At one point or another, every Christian I know has asked God in frustration, “Will this struggle ever end? Why doesn’t God just remove this?” This isn’t the question of a skeptic who is trying to prove that God doesn’t exist—the famous apologetic “problem of evil.” No, this is the personal question of a believer who is trying to discern what God is doing with the continued struggles in her life. It is the question of someone who reads, “For those who love God, all things work together for good” (Rom. 8:28), and tries to reconcile that theological truth with her present circumstances.
One of the most surprising insights into this question comes from Judges 3: “Now these are the nations that the Lord left, to test Israel by them . . . in order that the generations of the people of Israel might know war” (Judg. 3:1–2). God could easily have driven the Canaanite armies out. So why didn’t He?
In one sense, as the book of Judges pounds into our heads over and over, the enemy nations were left in the land because Israel didn’t believe God enough to drive them out. But that’s not the whole picture. We also see that God left them there so that Israel would learn to fight.
God wanted to give Israel the land of Canaan. But He wanted to do it through struggle. So He continued to test them, to see if they would believe Him, to teach them to trust Him in their fight. He does the same with us, though (as Paul reminds us) our battle isn’t against flesh and blood, but against spiritual powers. Why doesn’t God remove our struggles when we become Christians? Because He wants us to keep relying on His grace, not on our flesh. Many of the weaknesses and trials in our lives are there—by design—to keep us humble.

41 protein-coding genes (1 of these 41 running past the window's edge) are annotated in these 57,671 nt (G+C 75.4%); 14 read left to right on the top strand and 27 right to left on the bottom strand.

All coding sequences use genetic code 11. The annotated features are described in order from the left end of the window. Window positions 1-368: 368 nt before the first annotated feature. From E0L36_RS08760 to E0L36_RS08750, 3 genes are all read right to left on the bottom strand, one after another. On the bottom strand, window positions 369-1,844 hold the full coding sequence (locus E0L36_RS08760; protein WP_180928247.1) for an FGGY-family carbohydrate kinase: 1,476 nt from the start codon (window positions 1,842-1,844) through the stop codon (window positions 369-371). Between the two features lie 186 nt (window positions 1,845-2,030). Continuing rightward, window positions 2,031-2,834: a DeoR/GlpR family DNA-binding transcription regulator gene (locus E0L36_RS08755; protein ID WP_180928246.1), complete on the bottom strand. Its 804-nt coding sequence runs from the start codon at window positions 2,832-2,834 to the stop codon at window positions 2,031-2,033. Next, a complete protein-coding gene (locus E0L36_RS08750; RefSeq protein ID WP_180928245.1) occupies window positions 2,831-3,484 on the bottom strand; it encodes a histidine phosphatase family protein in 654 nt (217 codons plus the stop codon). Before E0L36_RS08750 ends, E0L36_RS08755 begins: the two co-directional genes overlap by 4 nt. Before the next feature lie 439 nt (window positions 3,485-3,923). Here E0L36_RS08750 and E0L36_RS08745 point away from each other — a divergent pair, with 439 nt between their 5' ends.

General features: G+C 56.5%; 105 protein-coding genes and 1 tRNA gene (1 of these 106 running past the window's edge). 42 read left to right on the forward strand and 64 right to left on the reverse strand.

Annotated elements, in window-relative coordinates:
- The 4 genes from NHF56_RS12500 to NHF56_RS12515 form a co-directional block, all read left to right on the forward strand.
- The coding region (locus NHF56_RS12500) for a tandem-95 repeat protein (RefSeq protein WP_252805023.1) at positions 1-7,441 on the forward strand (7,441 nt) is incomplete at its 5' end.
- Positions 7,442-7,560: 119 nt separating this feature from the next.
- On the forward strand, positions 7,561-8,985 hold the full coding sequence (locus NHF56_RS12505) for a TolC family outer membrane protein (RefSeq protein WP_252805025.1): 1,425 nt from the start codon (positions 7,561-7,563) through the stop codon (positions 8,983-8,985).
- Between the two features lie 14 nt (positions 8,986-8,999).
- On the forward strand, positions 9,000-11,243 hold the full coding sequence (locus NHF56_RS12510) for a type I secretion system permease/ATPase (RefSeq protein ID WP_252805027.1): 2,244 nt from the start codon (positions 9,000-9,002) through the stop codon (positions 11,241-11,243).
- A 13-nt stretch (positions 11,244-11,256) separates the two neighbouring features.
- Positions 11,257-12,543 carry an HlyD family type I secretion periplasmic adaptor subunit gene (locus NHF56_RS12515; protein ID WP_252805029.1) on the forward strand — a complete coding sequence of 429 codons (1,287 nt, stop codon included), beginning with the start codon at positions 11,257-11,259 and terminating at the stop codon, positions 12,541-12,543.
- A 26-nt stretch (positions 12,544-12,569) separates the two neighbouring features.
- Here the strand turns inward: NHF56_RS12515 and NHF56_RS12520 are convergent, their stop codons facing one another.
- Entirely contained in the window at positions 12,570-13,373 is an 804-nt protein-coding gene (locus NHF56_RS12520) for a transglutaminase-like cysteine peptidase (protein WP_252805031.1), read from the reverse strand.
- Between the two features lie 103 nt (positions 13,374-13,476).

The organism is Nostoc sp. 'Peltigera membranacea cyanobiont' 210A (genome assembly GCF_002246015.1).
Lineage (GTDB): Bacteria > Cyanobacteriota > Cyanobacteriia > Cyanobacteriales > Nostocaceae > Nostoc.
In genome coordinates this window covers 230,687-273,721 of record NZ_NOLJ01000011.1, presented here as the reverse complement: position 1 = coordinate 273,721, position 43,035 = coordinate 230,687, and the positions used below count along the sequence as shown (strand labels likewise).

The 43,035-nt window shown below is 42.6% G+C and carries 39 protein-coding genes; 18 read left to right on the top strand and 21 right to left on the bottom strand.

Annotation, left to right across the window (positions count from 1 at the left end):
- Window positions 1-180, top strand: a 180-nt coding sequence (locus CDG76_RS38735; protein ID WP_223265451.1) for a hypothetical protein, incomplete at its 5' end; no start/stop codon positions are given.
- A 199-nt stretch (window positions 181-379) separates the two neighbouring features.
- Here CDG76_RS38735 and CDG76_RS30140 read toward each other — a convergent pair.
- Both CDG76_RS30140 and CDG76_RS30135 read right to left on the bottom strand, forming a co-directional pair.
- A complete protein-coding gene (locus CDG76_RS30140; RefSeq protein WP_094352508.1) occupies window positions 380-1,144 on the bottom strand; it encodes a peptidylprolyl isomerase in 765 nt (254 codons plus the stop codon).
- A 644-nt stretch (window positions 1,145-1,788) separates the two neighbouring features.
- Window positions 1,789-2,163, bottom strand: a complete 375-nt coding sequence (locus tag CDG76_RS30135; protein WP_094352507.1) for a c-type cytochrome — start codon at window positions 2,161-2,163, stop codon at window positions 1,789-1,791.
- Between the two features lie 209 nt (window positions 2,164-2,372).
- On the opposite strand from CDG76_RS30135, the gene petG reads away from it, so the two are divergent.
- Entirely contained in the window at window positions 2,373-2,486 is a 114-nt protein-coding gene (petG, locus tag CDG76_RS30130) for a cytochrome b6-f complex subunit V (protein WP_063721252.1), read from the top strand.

What this means is that sometimes God allows us to struggle with a lesser sin to keep us from falling victim to a greater one—pride. Because if we were immediately cured of certain sins, we’d become insufferably arrogant. God has done that with me repeatedly. I hate experiencing suffering and battling sin. But I know how wayward my heart is without them. Struggle is a sure and constant way of driving the proverb “There but for the grace of God go I” into our hearts.
The persistence of pain in our lives—especially the pain of battling against sin—shouldn’t make us complacent. God didn’t leave the Canaanites so that Israel would eventually get comfortable with their being around. Rather, He left them so that Israel would learn to fight.
So when you are tempted to despair because you continue to struggle, remember what God is doing through your circumstances. Look to Christ, whose resurrection guarantees victory. Look to Christ, who fought for you when you were His enemy. Look to Christ, the only Savior who can give you the strength to stand, and who will pick you up every time you fall. Look to Christ, and fight.